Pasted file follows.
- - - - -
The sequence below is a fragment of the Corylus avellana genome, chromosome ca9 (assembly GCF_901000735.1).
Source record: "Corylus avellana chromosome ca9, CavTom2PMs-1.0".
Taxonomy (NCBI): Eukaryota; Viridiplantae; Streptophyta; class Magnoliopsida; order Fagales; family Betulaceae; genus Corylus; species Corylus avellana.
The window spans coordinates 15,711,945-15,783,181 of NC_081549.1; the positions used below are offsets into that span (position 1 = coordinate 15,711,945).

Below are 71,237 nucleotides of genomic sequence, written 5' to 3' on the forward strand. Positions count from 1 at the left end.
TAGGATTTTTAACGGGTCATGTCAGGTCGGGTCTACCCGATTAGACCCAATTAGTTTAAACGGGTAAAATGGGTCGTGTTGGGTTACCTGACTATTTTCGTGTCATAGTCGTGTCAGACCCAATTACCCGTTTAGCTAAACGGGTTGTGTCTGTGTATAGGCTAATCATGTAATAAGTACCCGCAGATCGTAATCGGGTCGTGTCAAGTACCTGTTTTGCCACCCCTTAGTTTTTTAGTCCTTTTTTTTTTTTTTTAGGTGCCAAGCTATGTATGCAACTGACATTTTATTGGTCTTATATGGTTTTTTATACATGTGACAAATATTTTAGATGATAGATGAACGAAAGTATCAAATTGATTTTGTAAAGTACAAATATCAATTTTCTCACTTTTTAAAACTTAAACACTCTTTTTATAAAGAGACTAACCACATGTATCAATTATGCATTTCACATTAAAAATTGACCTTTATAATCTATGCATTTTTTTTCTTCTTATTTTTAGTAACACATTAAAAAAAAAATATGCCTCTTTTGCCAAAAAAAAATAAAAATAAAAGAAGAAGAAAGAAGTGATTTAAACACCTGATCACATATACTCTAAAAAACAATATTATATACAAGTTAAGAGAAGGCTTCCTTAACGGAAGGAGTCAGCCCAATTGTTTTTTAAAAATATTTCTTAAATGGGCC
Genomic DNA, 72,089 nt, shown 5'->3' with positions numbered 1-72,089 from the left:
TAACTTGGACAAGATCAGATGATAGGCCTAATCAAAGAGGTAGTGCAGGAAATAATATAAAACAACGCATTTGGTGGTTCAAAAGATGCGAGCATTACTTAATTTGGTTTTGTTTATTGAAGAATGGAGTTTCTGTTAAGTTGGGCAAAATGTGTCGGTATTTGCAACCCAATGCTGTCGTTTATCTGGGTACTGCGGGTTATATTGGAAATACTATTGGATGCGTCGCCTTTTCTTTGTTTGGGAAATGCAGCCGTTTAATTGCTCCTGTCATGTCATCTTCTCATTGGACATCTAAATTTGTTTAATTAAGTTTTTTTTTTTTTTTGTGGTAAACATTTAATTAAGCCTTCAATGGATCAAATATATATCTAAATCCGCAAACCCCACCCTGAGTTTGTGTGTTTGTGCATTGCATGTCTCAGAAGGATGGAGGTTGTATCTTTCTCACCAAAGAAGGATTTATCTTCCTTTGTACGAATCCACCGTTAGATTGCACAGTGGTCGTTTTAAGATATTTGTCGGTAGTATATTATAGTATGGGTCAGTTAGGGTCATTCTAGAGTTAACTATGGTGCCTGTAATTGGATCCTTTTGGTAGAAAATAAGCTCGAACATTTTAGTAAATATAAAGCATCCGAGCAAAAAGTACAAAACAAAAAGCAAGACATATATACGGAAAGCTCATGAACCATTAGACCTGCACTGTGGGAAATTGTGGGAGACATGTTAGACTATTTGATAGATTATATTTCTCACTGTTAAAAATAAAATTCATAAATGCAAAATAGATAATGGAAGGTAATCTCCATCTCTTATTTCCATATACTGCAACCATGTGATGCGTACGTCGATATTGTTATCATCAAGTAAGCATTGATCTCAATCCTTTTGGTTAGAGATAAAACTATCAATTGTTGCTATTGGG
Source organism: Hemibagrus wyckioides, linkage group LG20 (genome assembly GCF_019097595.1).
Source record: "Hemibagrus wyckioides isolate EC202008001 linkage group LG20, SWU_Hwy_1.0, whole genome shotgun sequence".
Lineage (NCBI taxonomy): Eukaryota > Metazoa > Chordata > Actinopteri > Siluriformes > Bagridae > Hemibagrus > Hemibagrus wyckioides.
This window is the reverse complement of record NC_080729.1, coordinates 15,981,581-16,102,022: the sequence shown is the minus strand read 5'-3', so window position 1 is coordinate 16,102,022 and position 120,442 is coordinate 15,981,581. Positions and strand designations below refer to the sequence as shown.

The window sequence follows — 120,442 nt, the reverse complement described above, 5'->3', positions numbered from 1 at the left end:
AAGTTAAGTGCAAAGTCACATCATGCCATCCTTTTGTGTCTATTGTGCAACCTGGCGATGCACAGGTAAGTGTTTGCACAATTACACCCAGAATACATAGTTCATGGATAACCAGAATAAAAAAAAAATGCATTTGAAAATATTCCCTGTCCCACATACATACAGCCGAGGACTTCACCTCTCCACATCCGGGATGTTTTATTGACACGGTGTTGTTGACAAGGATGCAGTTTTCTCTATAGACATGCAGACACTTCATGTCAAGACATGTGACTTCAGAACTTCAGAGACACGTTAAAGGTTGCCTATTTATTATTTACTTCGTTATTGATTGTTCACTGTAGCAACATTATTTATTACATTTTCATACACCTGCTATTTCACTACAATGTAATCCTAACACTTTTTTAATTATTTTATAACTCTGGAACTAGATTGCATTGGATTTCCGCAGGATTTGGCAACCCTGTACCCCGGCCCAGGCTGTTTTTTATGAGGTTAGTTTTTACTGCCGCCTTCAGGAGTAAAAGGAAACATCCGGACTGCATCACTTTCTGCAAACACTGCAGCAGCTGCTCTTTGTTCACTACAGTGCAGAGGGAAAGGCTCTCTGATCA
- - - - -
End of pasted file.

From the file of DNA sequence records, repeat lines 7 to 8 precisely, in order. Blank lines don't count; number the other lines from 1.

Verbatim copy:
Genomic DNA, 72,089 nt, shown 5'->3' with positions numbered 1-72,089 from the left:
TAACTTGGACAAGATCAGATGATAGGCCTAATCAAAGAGGTAGTGCAGGAAATAATATAAAACAACGCATTTGGTGGTTCAAAAGATGCGAGCATTACTTAATTTGGTTTTGTTTATTGAAGAATGGAGTTTCTGTTAAGTTGGGCAAAATGTGTCGGTATTTGCAACCCAATGCTGTCGTTTATCTGGGTACTGCGGGTTATATTGGAAATACTATTGGATGCGTCGCCTTTTCTTTGTTTGGGAAATGCAGCCGTTTAATTGCTCCTGTCATGTCATCTTCTCATTGGACATCTAAATTTGTTTAATTAAGTTTTTTTTTTTTTTTGTGGTAAACATTTAATTAAGCCTTCAATGGATCAAATATATATCTAAATCCGCAAACCCCACCCTGAGTTTGTGTGTTTGTGCATTGCATGTCTCAGAAGGATGGAGGTTGTATCTTTCTCACCAAAGAAGGATTTATCTTCCTTTGTACGAATCCACCGTTAGATTGCACAGTGGTCGTTTTAAGATATTTGTCGGTAGTATATTATAGTATGGGTCAGTTAGGGTCATTCTAGAGTTAACTATGGTGCCTGTAATTGGATCCTTTTGGTAGAAAATAAGCTCGAACATTTTAGTAAATATAAAGCATCCGAGCAAAAAGTACAAAACAAAAAGCAAGACATATATACGGAAAGCTCATGAACCATTAGACCTGCACTGTGGGAAATTGTGGGAGACATGTTAGACTATTTGATAGATTATATTTCTCACTGTTAAAAATAAAATTCATAAATGCAAAATAGATAATGGAAGGTAATCTCCATCTCTTATTTCCATATACTGCAACCATGTGATGCGTACGTCGATATTGTTATCATCAAGTAAGCATTGATCTCAATCCTTTTGGTTAGAGATAAAACTATCAATTGTTGCTATTGGG